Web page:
Friday, July 23, 2010

Homemade Dishwasher Soap

Whenever I wonder if it is worth it to make my own laundry soap, I just recalculate what it costs and I remind myself how much money I'm saving. It's nearly 50% less than what I was currently using. So when it came time to buy more dishwasher soap, I decided to try making my own as well.

I predict that some of you are already rushing to comment that this has not worked for you. In all my reading on the web, there are a lot of dissatisfied dishwasher owners. Even with the commercial soap. (You'll want to read my article on Keeping Your Dishwasher Clean to get my thoughts on scum that builds up inside these automated washers. A lot of people are making big mistakes, such as using a rinse aid when they may not really need one.) The issue isn't just the soap, but it's the water that goes through the appliance.

I'm going to give you the recipe I use, keeping in mind that I have a water softener. I'm finding that it works for me pretty well, but I had to try a couple of different recipes before I got one that worked just right. This isn't a "one-size-fits-all" kind of a thing. I suggest that you make a small batch of the recipe that follows, adjusting the ingredients as needed until you come up with the right formula for your water situation. 

The Ingredients 

Washing Soda:
Sodium carbonate can be used as a pH regulator to maintain stable alkaline conditions and to neutralize the acidic effects of chlorine and raise the pH level. Without using washing soda, additional detergent is needed to soak up the magnesium and calcium ions. It effectively cuts oil or grease on dishes and is used as a descaling agent in boilers such as found in coffee pots or espresso machines, which leads me to think it would do the same in a hot dishwasher.

Baking Soda:
Sodium bicarbonate can be added as a simple solution for raising the pH balance of water (increasing total alkalinity) where high levels of chlorine (2-5 ppm) are present. A paste from baking soda can be very effective when used in cleaning and scrubbing. For cleaning aluminium objects, the use of sodium bicarbonate is discouraged as it attacks the thin unreactive protective oxide layer of this otherwise very reactive metal.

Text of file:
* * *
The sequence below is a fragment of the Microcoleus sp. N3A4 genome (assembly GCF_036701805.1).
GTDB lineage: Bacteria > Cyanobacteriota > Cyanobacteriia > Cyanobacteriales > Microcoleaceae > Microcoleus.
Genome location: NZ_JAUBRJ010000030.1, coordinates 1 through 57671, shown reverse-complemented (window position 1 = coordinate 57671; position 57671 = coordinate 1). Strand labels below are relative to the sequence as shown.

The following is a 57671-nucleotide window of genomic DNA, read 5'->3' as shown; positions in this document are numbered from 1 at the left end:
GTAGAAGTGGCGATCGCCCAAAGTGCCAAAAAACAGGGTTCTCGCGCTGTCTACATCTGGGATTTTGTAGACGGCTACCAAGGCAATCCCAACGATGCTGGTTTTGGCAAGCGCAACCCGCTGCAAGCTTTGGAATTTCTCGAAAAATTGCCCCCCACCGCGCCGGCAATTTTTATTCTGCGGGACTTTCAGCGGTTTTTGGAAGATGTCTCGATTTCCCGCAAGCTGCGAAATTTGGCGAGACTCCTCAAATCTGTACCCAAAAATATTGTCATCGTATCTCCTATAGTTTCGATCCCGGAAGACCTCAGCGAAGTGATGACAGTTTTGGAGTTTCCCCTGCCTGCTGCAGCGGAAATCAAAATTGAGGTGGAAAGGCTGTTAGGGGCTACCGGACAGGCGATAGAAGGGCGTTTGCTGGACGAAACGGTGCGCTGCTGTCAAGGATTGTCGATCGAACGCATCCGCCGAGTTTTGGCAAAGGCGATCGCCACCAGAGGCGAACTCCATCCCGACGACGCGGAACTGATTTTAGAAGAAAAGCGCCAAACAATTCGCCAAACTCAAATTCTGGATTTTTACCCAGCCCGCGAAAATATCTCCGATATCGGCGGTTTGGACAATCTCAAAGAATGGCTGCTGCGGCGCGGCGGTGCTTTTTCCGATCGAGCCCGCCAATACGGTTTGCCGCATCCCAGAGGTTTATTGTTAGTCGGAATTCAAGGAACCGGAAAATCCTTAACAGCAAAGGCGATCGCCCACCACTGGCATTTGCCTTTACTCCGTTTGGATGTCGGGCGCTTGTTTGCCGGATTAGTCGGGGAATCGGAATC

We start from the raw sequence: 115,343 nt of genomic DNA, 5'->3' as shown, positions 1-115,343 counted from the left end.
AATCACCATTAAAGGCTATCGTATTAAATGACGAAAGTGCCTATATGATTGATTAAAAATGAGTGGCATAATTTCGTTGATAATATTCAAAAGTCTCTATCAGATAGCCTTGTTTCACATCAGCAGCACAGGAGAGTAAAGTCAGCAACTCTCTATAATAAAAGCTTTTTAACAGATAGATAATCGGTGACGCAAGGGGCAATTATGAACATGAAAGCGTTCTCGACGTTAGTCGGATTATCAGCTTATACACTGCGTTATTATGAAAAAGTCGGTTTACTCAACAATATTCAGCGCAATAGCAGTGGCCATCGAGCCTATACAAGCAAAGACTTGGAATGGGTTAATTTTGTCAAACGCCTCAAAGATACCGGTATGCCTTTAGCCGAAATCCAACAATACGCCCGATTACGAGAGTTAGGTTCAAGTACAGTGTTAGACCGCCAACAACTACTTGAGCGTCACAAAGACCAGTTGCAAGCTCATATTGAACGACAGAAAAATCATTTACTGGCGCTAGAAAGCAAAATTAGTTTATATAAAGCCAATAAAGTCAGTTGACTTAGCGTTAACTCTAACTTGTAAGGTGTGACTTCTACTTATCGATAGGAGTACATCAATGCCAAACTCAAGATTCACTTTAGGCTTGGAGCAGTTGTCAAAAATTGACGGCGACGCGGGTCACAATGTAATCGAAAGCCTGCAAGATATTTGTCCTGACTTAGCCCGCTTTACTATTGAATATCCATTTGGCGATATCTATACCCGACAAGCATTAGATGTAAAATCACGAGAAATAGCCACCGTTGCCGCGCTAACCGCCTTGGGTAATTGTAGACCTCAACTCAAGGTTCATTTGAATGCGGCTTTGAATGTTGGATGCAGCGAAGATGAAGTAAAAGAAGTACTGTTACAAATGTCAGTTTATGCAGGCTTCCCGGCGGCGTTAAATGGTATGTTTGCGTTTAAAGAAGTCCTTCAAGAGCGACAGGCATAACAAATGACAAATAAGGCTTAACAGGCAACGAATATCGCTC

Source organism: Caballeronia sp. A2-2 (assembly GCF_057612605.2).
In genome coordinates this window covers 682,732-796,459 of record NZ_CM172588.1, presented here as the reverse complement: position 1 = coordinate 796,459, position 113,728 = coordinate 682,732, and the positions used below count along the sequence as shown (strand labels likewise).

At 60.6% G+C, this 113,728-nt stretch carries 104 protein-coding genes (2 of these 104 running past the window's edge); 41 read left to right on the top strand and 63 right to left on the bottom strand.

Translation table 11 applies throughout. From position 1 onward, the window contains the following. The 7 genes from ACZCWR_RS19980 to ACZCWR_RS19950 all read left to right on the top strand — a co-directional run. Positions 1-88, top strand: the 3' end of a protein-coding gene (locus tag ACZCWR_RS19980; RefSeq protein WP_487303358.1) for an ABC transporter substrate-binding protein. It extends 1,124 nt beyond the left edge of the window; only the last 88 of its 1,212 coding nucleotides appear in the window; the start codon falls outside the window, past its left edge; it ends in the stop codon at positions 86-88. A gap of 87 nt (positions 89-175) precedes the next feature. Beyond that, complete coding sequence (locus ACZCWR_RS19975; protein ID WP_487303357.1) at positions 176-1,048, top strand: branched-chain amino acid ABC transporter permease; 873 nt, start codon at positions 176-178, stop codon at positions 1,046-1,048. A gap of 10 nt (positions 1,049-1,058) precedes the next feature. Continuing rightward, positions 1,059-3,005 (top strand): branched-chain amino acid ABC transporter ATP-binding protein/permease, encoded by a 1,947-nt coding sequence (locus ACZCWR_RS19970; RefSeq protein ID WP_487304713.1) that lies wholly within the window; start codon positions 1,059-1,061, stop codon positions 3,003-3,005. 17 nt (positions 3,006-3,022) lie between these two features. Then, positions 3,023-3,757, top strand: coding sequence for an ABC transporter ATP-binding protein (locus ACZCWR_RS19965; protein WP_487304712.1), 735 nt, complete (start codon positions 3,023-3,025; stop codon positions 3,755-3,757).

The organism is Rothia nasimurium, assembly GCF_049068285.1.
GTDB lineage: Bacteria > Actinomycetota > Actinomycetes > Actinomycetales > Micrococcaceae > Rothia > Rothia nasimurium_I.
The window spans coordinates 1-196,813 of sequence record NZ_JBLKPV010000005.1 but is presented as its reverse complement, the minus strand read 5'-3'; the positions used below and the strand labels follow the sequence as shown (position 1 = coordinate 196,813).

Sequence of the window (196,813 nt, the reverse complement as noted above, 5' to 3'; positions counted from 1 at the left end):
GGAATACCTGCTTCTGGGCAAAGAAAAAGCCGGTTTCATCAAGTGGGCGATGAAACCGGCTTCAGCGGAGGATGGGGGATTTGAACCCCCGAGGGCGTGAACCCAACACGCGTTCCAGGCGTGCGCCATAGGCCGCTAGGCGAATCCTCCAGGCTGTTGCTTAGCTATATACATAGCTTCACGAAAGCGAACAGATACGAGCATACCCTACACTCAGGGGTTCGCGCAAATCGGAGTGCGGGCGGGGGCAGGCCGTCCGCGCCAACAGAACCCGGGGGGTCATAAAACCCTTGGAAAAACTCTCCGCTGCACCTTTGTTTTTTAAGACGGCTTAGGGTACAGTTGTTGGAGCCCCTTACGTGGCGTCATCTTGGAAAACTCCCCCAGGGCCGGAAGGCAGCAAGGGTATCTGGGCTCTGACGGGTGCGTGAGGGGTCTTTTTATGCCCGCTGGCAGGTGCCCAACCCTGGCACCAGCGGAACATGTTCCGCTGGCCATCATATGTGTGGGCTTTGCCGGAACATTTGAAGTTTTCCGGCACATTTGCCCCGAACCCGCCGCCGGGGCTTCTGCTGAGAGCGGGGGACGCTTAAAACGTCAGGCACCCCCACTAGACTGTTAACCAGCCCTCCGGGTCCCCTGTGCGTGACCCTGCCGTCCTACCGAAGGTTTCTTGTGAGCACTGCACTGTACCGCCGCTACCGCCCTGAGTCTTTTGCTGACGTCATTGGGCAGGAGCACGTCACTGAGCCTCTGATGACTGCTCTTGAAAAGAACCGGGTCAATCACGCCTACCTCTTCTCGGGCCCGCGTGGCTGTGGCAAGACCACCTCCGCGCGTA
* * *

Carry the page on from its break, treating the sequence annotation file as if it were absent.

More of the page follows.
*Note that this is very similar to washing soda and many recipes interchange this ingredient. If one doesn't work well for you, try the other. I found the washing soda worked best for me.

Sodium borate is used to help cut grease, reduce spots and film by conditioning the water, and removing hard water minerals. It also works as a disinfectant. This is the one item that  I would caution you to keep out of reach of little ones. It is mined from the ground and is a natural mineral, but not safe for ingestion. I took a tour of the 20 Mule Team plant in Boron, California, and was amazed at all the uses this product has in our everyday lives (and we aren't even aware of it)!

Citric Acid:
Citric acid's ability to chelate metals makes it useful in soaps and detergents by allowing these cleaners to produce foam and work better without the need for water softening. It also will remove hard water stains from glass without scrubbing. In addition, it works as a natural antimicrobial agent. I recommend purchasing Frontier Naturals one pound bag of Citric Acid from either Amazon, Frontier Naturals, or a food co-op. It will run you about $7-9, but should last a while. I wanted to get started right away, so I purchased some Fruit Fresh, which has some citric acid in it (or you could buy cheap lemonade packets), but it cost me more and I don't recommend this unless you're in a bind. However, it seems to be working well. I'll be ordering bulk citric acid from the co-op in the future!


A lot of recipes for homemade dishwasher soap include salt, but I'm not sure that it's really a necessary ingredient. While it is often thought to reduce the effects of hard water, I've read elsewhere that adding salt along with the detergent does not soften the water much, but the water will gain some additional ability to dissolve hard water ions. How much is the question. Keep in mind that as water drops remaining on the dishware evaporate, deposits of the salt will likely remain. To combat this, the use of a rinsing agent such as vinegar will help eliminate the spotting. *If you should choose to use salt, do not use regular table salt, but rather course Kosher salt. Read more here.
Homemade Dishwasher Soap 
{soft water recipe}   

1/2 cup borax ($.18)
1/2 cup washing soda ($.33)
1/4 cup food grade citric acid ($.66)
* for hard water, try increasing the amount of borax or add 1/4 cup course kosher salt, not regular salt! Read more here and scroll to middle of the page where it says "Dishwasher Salt".

Combine ingredients and use sparingly. I use only about 1 to 1 1/2 tsp. per load. (For hard water, you may need more.) Keep in a handy container near your appliance.

Total cost: $1.17 per batch (mine was actually closer to $2.01 because I used the expensive citric acid). 

Total # Loads: 81 per batch (@ 1 1/2 tsp. per load)

Total Cost Per Load: $ 0.014 - Nice!

Rinse Aid: Add white vinegar to the appropriate dispenser. Refill as needed. (I do this even for my soft water).

I'd like to hear your thoughts on this, so join the conversation and leave a comment!


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